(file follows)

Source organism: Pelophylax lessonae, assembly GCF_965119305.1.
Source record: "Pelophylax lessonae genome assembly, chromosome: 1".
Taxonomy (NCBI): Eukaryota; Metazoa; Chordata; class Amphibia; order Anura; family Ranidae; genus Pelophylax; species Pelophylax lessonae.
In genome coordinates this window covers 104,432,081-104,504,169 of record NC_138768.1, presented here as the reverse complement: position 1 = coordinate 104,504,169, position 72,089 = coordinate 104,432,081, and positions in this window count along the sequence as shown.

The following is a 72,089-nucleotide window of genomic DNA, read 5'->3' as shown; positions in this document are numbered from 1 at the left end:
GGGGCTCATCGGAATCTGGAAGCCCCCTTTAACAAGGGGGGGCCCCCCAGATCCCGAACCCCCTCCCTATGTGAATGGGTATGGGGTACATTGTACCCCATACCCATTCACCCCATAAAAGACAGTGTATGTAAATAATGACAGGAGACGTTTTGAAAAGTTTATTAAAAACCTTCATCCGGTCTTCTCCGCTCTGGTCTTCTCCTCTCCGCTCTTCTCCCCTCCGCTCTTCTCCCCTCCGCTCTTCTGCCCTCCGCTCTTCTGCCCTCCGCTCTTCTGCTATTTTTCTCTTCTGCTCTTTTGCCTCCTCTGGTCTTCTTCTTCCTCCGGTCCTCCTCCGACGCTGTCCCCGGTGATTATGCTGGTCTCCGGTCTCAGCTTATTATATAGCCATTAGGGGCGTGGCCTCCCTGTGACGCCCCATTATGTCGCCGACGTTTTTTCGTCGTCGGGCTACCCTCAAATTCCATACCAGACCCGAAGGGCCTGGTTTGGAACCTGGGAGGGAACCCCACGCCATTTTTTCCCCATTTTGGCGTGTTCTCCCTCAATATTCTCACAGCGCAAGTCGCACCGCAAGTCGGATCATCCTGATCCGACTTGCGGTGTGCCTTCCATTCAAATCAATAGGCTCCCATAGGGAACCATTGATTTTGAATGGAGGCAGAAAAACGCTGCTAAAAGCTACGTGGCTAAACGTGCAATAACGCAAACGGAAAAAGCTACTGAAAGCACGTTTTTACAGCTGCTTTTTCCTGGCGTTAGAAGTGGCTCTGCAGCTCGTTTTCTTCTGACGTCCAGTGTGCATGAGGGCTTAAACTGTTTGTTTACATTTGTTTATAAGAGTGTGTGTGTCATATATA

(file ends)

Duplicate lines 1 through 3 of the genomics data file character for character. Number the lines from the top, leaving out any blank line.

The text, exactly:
Source organism: Pelophylax lessonae, assembly GCF_965119305.1.
Source record: "Pelophylax lessonae genome assembly, chromosome: 1".
Taxonomy (NCBI): Eukaryota; Metazoa; Chordata; class Amphibia; order Anura; family Ranidae; genus Pelophylax; species Pelophylax lessonae.